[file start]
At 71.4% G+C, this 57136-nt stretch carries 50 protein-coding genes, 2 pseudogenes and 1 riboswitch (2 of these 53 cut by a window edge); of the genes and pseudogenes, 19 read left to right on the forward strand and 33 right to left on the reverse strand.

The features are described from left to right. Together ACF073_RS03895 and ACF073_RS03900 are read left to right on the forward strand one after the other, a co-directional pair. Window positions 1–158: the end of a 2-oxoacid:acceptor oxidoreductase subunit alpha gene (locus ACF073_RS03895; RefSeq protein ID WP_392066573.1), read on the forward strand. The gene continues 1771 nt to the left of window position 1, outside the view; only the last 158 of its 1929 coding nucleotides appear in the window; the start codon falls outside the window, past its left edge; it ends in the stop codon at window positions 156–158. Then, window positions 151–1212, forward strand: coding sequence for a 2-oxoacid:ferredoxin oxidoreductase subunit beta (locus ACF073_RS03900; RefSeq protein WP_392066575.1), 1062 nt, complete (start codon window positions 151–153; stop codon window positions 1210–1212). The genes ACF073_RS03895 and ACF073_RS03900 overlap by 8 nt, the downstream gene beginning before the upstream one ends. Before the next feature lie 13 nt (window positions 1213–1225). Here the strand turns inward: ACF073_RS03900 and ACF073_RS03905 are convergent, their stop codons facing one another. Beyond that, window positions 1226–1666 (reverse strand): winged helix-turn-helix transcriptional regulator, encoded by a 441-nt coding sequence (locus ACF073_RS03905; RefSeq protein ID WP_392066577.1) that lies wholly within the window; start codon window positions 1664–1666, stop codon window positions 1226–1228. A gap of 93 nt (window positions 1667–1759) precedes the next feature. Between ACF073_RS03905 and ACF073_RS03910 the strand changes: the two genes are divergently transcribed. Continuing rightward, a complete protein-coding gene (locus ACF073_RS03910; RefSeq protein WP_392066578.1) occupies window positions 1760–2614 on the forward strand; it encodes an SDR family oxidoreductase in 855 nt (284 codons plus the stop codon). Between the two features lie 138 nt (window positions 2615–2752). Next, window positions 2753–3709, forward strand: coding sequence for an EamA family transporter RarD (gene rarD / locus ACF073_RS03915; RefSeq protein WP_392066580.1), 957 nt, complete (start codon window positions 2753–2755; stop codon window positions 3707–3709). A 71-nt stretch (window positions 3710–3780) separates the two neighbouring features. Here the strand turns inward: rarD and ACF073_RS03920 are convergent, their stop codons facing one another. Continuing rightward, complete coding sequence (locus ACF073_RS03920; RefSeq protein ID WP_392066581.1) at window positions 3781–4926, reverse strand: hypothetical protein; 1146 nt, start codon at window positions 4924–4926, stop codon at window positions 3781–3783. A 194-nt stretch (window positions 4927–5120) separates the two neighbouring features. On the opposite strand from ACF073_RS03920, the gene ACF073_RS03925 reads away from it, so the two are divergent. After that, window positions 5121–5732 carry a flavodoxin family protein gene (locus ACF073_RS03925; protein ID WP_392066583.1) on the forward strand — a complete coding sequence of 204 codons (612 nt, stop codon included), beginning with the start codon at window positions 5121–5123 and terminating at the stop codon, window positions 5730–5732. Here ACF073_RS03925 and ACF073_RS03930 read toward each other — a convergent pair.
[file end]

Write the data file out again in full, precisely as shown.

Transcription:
At 71.4% G+C, this 57136-nt stretch carries 50 protein-coding genes, 2 pseudogenes and 1 riboswitch (2 of these 53 cut by a window edge); of the genes and pseudogenes, 19 read left to right on the forward strand and 33 right to left on the reverse strand.

The features are described from left to right. Together ACF073_RS03895 and ACF073_RS03900 are read left to right on the forward strand one after the other, a co-directional pair. Window positions 1–158: the end of a 2-oxoacid:acceptor oxidoreductase subunit alpha gene (locus ACF073_RS03895; RefSeq protein ID WP_392066573.1), read on the forward strand. The gene continues 1771 nt to the left of window position 1, outside the view; only the last 158 of its 1929 coding nucleotides appear in the window; the start codon falls outside the window, past its left edge; it ends in the stop codon at window positions 156–158. Then, window positions 151–1212, forward strand: coding sequence for a 2-oxoacid:ferredoxin oxidoreductase subunit beta (locus ACF073_RS03900; RefSeq protein WP_392066575.1), 1062 nt, complete (start codon window positions 151–153; stop codon window positions 1210–1212). The genes ACF073_RS03895 and ACF073_RS03900 overlap by 8 nt, the downstream gene beginning before the upstream one ends. Before the next feature lie 13 nt (window positions 1213–1225). Here the strand turns inward: ACF073_RS03900 and ACF073_RS03905 are convergent, their stop codons facing one another. Beyond that, window positions 1226–1666 (reverse strand): winged helix-turn-helix transcriptional regulator, encoded by a 441-nt coding sequence (locus ACF073_RS03905; RefSeq protein ID WP_392066577.1) that lies wholly within the window; start codon window positions 1664–1666, stop codon window positions 1226–1228. A gap of 93 nt (window positions 1667–1759) precedes the next feature. Between ACF073_RS03905 and ACF073_RS03910 the strand changes: the two genes are divergently transcribed. Continuing rightward, a complete protein-coding gene (locus ACF073_RS03910; RefSeq protein WP_392066578.1) occupies window positions 1760–2614 on the forward strand; it encodes an SDR family oxidoreductase in 855 nt (284 codons plus the stop codon). Between the two features lie 138 nt (window positions 2615–2752). Next, window positions 2753–3709, forward strand: coding sequence for an EamA family transporter RarD (gene rarD / locus ACF073_RS03915; RefSeq protein WP_392066580.1), 957 nt, complete (start codon window positions 2753–2755; stop codon window positions 3707–3709). A 71-nt stretch (window positions 3710–3780) separates the two neighbouring features. Here the strand turns inward: rarD and ACF073_RS03920 are convergent, their stop codons facing one another. Continuing rightward, complete coding sequence (locus ACF073_RS03920; RefSeq protein ID WP_392066581.1) at window positions 3781–4926, reverse strand: hypothetical protein; 1146 nt, start codon at window positions 4924–4926, stop codon at window positions 3781–3783. A 194-nt stretch (window positions 4927–5120) separates the two neighbouring features. On the opposite strand from ACF073_RS03920, the gene ACF073_RS03925 reads away from it, so the two are divergent. After that, window positions 5121–5732 carry a flavodoxin family protein gene (locus ACF073_RS03925; protein ID WP_392066583.1) on the forward strand — a complete coding sequence of 204 codons (612 nt, stop codon included), beginning with the start codon at window positions 5121–5123 and terminating at the stop codon, window positions 5730–5732. Here ACF073_RS03925 and ACF073_RS03930 read toward each other — a convergent pair.